SAN ANGELO, TX — From his hospital bed at Shannon Medical Center, John Basquez, the operations director and creative artist for San Angelo LIVE!, said people aren’t taking COVID-19 as seriously as he thinks citizens should. He has been creating the art for the COVID-19 stories on LIVE! since the pandemic began.
The first several stories used the generic SARS-CoV-2 model provided by the Centers for Disease Control. As the volume of stories increased daily, the website needed a variety of images to reflect the subject matter of each of the articles. Otherwise, the articles would run together. That’s when Basquez’s coronavirus art series began.
“At first we had no cases, but my friends and family were panicking. I visualized what they saw,” Basquez said. “Everywhere around them outside was this red or green monstrous molecule ready to take them away.”
Basquez pieces together official photos of San Angelo’s skyline with variations of the coronavirus “It was a play on the hyperbole of the pandemic,” Basquez said. Other graphics were created for Midland, Abilene, and Lubbock.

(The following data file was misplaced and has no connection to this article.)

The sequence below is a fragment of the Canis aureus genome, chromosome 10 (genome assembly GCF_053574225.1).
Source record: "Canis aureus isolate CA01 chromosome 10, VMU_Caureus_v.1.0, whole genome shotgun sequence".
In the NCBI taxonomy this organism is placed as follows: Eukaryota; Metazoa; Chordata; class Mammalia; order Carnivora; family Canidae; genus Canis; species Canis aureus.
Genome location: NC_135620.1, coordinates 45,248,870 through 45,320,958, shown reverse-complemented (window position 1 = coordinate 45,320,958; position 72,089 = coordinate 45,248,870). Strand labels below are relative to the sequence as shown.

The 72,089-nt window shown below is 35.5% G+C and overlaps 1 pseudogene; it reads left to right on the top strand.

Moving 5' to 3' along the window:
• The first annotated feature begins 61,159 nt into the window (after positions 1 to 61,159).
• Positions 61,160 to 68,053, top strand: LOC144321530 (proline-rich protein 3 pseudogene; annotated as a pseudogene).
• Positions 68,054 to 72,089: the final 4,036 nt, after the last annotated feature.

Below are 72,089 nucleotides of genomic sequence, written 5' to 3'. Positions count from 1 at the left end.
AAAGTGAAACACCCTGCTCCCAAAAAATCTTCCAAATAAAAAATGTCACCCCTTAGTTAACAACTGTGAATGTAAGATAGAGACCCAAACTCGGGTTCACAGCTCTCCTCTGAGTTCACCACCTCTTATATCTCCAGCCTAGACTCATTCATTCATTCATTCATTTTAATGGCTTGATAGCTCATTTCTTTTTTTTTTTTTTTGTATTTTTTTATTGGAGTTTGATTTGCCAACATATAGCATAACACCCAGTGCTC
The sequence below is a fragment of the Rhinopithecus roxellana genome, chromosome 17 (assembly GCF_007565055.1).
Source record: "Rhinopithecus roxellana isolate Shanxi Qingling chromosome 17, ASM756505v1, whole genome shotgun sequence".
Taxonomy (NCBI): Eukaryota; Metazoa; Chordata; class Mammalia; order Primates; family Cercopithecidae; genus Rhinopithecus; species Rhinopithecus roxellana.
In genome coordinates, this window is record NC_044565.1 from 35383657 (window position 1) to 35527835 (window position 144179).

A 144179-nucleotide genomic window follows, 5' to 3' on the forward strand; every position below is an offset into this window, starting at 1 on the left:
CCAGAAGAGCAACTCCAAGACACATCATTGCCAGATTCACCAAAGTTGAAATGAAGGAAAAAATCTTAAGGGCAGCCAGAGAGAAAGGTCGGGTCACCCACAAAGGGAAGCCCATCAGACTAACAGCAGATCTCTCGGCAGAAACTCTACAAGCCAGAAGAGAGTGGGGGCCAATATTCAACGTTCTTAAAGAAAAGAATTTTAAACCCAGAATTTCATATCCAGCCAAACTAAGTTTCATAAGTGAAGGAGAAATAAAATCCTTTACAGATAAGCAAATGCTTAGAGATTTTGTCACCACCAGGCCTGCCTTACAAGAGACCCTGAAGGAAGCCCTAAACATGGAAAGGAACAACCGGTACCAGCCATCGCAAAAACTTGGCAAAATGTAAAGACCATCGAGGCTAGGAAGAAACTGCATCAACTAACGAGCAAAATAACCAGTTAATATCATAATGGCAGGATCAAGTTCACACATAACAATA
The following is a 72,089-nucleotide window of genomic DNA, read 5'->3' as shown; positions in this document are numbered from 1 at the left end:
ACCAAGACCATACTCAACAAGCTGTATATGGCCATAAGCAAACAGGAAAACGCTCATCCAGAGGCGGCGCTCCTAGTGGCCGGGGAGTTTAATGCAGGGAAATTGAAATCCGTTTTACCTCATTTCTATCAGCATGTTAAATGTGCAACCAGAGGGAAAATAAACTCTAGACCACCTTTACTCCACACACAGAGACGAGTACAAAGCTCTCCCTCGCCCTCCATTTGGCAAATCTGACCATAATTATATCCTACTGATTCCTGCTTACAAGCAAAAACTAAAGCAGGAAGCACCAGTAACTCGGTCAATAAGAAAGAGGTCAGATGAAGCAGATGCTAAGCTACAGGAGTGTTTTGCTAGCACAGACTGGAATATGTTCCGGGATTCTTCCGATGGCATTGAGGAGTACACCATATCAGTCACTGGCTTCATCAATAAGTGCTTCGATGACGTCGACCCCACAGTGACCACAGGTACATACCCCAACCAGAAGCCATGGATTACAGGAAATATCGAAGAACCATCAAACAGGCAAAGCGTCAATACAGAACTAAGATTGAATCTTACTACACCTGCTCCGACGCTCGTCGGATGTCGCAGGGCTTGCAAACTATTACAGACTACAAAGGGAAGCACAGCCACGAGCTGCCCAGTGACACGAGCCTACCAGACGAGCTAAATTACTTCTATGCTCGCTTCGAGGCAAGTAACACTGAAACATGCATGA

As the cases mounted, however, Basquez changed his view of the coronavirus. Now well into middle age and health-compromised, Basquez said he began to worry about his own vulnerability to catching COVID-19. He purchased masks for staff at San Angelo LIVE! to wear and stayed mostly to himself in his office or at home.
Today he hears first-hand accounts from healthcare workers who have to face patients infected with COVID-19. The San Angelo Health Authority reported the 19th death from COVID-19 Sunday. There are around 40 people hospitalized with the disease as of Sunday, a number that is creeping up slowly, but not as quickly as the daily case count.
As of Sunday, July 26, the regional trauma area where San Angelo is the primary healthcare center has dealt with 1,965 cases since the local health authority began counting in March 2020.
Basquez’s art is created with Adobe Photoshop. “It’s really just the merging of various ideas together. Men in hazmat suits, the coronavirus as seen under a microscope, and selecting the right colors. Usually green,” he said. The art has gone generally unnoticed until Basquez introduced the image of the Grim Reaper on Saturday. It blew up the Internet.
“The grim reaper was my idea,” Basquez said. “COVID-19 is real. I wanted to convey that.”